This is an allusion to the somewhat obscure passage in Numbers 21 when God, so it seemed, sent poisonous snakes into the camp of the Israelites because they complained about having a hard time in the wilderness. But when the Israelites confessed their sins and asked Moses for a means by which to be saved from the poisonous snakes, God instructed Moses to make a bronze serpent and lift it up on a pole; if a poisonous snake bit an Israelite, she or he could look at the bronze serpent and be healed. Now digging deeply into that passage would uncover some interesting and heavy questions about what in the world is going on there. But where this meets Jesus’ words is that a poison had infiltrated the system of the world and of God’s people. And the means by which to be healed of the poison is not to fight back with poison but to look upon the one who is lifted up, and see the poisonous system for what it is and where it leads.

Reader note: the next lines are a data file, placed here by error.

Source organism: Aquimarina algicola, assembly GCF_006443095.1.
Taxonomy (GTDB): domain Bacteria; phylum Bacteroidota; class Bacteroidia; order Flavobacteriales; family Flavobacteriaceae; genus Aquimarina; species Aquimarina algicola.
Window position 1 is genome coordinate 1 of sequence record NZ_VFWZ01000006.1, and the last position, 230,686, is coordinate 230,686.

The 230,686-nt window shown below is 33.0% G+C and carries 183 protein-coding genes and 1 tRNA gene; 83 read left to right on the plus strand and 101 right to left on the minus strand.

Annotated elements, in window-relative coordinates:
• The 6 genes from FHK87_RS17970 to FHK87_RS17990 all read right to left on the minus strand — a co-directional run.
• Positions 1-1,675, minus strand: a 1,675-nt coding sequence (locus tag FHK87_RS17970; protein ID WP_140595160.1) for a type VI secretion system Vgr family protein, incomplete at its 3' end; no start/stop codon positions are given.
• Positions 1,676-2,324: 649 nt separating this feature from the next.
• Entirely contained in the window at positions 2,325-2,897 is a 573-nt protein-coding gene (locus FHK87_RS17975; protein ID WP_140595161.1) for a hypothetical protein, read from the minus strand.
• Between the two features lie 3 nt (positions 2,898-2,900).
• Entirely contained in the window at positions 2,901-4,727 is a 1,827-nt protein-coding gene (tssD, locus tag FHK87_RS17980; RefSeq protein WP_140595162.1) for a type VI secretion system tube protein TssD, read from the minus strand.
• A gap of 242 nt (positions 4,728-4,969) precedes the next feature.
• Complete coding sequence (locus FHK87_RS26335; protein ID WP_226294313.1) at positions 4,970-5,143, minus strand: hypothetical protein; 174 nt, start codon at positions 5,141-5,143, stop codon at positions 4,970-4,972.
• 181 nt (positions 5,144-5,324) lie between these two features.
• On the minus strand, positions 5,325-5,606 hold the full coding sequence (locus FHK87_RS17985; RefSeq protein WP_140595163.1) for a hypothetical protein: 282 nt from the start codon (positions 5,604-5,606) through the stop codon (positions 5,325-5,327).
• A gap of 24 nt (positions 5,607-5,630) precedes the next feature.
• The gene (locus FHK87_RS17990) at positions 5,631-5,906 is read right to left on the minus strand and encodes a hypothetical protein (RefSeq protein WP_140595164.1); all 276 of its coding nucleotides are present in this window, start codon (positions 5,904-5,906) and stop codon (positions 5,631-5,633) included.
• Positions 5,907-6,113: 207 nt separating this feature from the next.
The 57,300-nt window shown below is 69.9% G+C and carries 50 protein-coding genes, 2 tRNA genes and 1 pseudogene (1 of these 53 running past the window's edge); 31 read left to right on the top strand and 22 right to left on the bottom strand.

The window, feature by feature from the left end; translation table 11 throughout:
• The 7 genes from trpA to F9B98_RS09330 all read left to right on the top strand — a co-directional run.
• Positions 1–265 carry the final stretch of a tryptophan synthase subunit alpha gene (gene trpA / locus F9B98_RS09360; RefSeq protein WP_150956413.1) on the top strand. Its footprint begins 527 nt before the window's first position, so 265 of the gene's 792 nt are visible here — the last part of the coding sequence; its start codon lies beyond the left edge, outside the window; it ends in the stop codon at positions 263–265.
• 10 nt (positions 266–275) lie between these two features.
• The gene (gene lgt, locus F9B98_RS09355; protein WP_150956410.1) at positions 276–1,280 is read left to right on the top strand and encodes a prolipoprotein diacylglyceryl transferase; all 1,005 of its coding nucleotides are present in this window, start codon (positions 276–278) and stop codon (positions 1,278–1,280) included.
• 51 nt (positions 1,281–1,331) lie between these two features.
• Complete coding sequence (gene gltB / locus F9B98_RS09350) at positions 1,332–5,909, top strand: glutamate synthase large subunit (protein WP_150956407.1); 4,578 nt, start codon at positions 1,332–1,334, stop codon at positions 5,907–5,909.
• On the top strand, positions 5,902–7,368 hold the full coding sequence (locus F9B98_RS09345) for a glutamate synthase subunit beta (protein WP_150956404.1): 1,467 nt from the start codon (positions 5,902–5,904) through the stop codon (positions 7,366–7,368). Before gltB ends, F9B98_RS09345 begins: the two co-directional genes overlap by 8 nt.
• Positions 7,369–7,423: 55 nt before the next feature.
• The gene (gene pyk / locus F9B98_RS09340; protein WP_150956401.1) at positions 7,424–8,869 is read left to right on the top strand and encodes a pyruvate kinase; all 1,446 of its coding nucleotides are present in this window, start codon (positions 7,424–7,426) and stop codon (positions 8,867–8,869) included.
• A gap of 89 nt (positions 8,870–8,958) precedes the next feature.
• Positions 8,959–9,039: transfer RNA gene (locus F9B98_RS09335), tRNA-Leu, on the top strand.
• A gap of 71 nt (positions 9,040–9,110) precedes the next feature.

To use another metaphor, the world is caught up in a seemingly never-ending cycle of violence that operates like a whirlpool. Think of The Hunger Games and you’re really in a no-win situation where the world grimaces at you saying, “May the odds be ever in your favor,” all the while pleading for a bloodbath to keep the system going the way it always has. The human tendency is to think that the way to stop the whirlpool is to react violently by spinning in the opposite direction, or by joining in so long as you’re the last one standing.

But Jesus’ action is something wholly different. His action, as theologian Mark Baker put it, was like that of a rock in a river that absorbs the energy of the whirlpool and stops it. Baker writes: